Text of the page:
After that, it is safer for your snake to be provided with a frozen rodent than a live one. Prey animals do not like to go down quietly, and a live rat or mouse may attempt to bite your snake in order to defend itself.
In the wild, a milk snake can slither away from the prey which is being difficult to eat. The snake can also avoid prey in the wild if it is not hungry. In captivity, however, the snake has no means to escape its vivarium. Rodent bites can lead to harmful, painful infections for your snake.
While milk snakes are often picky eaters in captivity, they can be easily trained to eat a thawed frozen rodent. Use a pair of tongs to wiggle the rodent around the vivarium. The movement of the prey will stimulate the milk snake’s feeding response and encourage it to strike the mouse even though it is not alive. After a few feedings, your milk snake will be used to receiving its meals in this way.
How To Avoid Getting Bitten While Feeding a Milk Snake
Milk snakes are rarely known to bite humans. However, if your snake is new to your home and nervous around humans, it may perceive you as a threat and decide to bite. Here are some tips to avoid getting bitten.
Give Your Snake Time To Acclimate
Your snake needs time to get used to its new surroundings before you try to feed it. When you get the snake, ask how long ago it was fed so you know how long you can afford to wait before feeding it.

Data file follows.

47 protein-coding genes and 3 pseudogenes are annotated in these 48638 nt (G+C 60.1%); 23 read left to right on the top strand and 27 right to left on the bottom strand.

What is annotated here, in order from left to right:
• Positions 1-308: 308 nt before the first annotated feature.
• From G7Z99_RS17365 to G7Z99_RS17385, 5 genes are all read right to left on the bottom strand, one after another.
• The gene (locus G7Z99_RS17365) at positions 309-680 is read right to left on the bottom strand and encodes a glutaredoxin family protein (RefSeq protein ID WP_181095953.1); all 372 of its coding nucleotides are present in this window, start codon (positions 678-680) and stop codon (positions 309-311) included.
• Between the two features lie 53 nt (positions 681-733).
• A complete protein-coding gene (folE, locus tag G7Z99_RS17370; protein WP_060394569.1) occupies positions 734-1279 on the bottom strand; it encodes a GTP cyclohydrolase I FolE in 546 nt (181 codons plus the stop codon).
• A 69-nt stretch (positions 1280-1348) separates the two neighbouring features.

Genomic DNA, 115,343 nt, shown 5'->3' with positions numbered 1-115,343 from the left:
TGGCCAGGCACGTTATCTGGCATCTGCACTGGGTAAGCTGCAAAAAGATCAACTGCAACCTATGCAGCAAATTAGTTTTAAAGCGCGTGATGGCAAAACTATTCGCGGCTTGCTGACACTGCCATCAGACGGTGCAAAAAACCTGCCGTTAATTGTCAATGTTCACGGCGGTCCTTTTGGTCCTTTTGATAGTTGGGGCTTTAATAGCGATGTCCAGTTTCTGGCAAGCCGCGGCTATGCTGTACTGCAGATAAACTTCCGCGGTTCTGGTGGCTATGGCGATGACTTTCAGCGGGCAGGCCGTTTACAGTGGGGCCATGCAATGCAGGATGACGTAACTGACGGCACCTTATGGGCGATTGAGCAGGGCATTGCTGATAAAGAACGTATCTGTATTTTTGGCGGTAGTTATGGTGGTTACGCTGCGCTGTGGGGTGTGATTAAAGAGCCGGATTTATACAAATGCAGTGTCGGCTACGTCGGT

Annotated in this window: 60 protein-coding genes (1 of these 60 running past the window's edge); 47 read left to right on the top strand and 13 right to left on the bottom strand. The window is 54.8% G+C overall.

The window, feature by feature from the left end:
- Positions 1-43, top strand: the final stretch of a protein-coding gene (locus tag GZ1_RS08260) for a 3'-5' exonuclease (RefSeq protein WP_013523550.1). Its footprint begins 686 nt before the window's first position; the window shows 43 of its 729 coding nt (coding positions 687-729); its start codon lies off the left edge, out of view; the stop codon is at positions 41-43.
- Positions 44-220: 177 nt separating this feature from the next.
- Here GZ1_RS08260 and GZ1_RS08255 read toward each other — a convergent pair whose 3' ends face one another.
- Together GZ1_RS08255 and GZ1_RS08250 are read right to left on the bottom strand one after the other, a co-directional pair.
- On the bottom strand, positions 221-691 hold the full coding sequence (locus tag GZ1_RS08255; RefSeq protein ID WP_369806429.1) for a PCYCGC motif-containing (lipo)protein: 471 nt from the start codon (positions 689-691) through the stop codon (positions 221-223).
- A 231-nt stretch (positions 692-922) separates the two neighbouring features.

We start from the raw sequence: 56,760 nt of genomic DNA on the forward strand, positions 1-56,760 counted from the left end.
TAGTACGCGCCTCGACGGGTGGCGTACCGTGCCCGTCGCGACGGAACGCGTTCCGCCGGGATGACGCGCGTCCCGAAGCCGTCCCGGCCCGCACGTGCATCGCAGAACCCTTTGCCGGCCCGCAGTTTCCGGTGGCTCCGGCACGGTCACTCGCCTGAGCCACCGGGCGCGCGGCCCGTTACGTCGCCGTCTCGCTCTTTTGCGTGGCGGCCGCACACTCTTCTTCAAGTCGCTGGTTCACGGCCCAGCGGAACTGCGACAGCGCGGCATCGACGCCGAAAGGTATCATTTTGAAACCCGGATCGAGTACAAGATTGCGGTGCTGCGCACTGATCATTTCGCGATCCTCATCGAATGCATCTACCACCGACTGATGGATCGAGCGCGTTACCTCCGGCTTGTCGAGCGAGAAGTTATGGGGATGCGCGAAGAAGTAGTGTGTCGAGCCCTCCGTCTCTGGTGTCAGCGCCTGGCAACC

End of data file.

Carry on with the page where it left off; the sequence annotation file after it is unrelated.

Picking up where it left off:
To avoid an early nervous nip, use gloves the first few times you handle your snake. Move slowly to avoid startling the snake.
Difference Between Mealtime and Playtime
Snakes can’t learn tricks, but they can be taught the difference between feeding time and handling time. You can accomplish this by transferring your snake to a different enclosure when it is time for a meal.
You can use tongs or a gloved hand to transfer the snake from one container to another. Always feed your snake in this separate container, rather than the place where it spends the rest of the day.
Avoid Linking Your Hand With Food
Snakes learn by association. If the only time you put your hand near your snake is to feed it, it may come to associate the appearance of a hand with the arrival of food. So, when you reach for your snake, it may get excited and preemptively strike at your fingers.
When feeding your snake, use tongs to present it with food. This way the snake will expect the food to come from tongs, and not from your fingers.